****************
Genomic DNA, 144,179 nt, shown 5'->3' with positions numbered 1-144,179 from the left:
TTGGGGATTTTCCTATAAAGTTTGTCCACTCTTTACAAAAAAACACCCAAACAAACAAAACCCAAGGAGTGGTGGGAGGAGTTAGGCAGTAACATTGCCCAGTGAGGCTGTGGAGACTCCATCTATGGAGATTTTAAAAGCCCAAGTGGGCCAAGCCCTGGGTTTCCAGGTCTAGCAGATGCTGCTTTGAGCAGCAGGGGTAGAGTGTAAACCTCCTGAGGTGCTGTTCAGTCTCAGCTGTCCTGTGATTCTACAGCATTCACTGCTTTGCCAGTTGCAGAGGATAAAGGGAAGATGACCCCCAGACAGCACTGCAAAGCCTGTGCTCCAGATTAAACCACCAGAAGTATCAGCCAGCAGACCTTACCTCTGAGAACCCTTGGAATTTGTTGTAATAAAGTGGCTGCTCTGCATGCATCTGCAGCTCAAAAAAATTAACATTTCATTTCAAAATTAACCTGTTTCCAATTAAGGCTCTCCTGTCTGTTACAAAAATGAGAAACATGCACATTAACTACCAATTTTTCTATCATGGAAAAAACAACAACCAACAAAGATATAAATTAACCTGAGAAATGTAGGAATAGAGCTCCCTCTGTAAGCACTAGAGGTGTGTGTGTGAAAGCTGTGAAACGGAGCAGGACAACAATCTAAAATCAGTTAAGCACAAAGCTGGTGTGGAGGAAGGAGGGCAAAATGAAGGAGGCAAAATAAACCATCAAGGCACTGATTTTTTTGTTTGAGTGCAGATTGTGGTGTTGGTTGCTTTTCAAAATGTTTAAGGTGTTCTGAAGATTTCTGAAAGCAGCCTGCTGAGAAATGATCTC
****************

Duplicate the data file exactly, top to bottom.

Genomic DNA, 144,179 nt, shown 5'->3' with positions numbered 1-144,179 from the left:
TTGGGGATTTTCCTATAAAGTTTGTCCACTCTTTACAAAAAAACACCCAAACAAACAAAACCCAAGGAGTGGTGGGAGGAGTTAGGCAGTAACATTGCCCAGTGAGGCTGTGGAGACTCCATCTATGGAGATTTTAAAAGCCCAAGTGGGCCAAGCCCTGGGTTTCCAGGTCTAGCAGATGCTGCTTTGAGCAGCAGGGGTAGAGTGTAAACCTCCTGAGGTGCTGTTCAGTCTCAGCTGTCCTGTGATTCTACAGCATTCACTGCTTTGCCAGTTGCAGAGGATAAAGGGAAGATGACCCCCAGACAGCACTGCAAAGCCTGTGCTCCAGATTAAACCACCAGAAGTATCAGCCAGCAGACCTTACCTCTGAGAACCCTTGGAATTTGTTGTAATAAAGTGGCTGCTCTGCATGCATCTGCAGCTCAAAAAAATTAACATTTCATTTCAAAATTAACCTGTTTCCAATTAAGGCTCTCCTGTCTGTTACAAAAATGAGAAACATGCACATTAACTACCAATTTTTCTATCATGGAAAAAACAACAACCAACAAAGATATAAATTAACCTGAGAAATGTAGGAATAGAGCTCCCTCTGTAAGCACTAGAGGTGTGTGTGTGAAAGCTGTGAAACGGAGCAGGACAACAATCTAAAATCAGTTAAGCACAAAGCTGGTGTGGAGGAAGGAGGGCAAAATGAAGGAGGCAAAATAAACCATCAAGGCACTGATTTTTTTGTTTGAGTGCAGATTGTGGTGTTGGTTGCTTTTCAAAATGTTTAAGGTGTTCTGAAGATTTCTGAAAGCAGCCTGCTGAGAAATGATCTC